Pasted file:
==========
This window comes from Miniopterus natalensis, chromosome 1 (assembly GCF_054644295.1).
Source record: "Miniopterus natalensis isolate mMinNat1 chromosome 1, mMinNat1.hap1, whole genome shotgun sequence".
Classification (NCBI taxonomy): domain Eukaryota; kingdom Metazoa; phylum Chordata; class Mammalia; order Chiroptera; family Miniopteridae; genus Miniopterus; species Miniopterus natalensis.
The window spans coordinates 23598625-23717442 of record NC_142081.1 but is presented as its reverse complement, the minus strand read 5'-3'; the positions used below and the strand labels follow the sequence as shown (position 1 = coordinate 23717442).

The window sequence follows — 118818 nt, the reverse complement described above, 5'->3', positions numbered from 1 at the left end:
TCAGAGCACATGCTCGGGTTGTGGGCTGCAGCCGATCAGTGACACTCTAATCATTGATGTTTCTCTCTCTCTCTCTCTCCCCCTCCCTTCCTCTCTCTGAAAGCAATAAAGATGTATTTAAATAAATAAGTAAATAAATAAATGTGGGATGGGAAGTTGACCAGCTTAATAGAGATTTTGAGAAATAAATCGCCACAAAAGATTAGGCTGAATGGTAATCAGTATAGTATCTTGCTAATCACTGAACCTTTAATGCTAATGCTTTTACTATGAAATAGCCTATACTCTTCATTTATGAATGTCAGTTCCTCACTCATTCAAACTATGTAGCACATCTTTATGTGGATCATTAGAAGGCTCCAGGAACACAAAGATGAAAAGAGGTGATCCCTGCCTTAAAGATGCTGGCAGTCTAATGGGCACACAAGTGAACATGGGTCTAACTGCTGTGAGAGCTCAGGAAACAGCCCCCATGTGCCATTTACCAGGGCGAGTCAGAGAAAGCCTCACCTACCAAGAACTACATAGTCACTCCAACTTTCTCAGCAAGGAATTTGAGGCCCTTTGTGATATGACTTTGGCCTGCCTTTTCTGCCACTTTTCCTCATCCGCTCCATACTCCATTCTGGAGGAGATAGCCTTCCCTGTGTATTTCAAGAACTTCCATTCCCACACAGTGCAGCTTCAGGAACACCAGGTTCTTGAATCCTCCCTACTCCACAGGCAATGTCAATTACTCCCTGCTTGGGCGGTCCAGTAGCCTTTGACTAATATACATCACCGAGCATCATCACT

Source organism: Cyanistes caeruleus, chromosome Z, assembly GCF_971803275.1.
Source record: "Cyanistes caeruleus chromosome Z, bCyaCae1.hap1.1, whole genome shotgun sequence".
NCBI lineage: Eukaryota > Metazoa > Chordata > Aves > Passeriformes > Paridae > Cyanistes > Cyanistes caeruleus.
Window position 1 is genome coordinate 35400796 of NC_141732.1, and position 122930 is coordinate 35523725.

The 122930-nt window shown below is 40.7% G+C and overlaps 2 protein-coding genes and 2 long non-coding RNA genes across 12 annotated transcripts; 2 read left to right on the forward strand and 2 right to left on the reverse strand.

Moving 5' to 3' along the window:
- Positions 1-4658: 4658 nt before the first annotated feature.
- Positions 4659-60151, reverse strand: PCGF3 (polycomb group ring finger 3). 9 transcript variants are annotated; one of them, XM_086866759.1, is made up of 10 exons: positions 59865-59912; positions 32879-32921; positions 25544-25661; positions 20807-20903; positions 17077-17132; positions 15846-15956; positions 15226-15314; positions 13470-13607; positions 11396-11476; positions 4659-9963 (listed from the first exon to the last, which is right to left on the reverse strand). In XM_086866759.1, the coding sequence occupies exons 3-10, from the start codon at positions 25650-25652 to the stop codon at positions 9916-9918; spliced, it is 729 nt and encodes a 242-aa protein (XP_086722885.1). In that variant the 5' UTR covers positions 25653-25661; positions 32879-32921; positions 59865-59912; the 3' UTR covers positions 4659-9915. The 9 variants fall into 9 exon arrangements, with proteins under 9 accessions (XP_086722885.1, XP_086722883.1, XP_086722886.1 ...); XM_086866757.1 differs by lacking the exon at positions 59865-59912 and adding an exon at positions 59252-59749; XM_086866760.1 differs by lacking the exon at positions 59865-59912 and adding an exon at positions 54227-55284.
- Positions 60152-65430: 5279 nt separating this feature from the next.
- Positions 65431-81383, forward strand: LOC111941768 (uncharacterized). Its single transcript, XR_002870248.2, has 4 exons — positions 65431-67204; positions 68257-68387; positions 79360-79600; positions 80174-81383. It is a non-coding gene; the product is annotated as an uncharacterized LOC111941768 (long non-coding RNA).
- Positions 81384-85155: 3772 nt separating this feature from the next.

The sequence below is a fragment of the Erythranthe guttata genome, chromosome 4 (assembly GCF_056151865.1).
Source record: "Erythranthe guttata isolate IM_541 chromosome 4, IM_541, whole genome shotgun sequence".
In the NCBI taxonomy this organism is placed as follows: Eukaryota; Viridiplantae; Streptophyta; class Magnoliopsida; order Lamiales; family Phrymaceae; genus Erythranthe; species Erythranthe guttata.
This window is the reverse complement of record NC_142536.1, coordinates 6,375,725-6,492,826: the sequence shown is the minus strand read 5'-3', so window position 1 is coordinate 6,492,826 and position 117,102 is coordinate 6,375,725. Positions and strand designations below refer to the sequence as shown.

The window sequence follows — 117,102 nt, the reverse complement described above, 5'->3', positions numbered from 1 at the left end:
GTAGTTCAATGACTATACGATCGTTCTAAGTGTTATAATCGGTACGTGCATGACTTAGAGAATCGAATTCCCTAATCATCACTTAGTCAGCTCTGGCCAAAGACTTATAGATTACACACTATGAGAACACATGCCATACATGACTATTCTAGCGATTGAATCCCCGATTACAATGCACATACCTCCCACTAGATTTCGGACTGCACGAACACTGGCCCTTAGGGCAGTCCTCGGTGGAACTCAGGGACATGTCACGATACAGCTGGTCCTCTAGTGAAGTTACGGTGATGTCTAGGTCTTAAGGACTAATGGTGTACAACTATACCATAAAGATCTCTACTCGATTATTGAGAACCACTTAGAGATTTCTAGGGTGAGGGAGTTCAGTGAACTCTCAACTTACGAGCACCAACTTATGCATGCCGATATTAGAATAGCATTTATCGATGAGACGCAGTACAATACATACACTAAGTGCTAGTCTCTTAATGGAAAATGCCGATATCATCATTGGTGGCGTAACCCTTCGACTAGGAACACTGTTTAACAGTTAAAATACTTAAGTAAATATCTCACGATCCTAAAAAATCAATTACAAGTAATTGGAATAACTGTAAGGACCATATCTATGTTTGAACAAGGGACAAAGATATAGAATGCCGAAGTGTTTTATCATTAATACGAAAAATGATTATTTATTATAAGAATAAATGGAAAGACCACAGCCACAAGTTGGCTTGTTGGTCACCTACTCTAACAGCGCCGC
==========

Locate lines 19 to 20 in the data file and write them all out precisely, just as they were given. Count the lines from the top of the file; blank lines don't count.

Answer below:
Source record: "Erythranthe guttata isolate IM_541 chromosome 4, IM_541, whole genome shotgun sequence".
In the NCBI taxonomy this organism is placed as follows: Eukaryota; Viridiplantae; Streptophyta; class Magnoliopsida; order Lamiales; family Phrymaceae; genus Erythranthe; species Erythranthe guttata.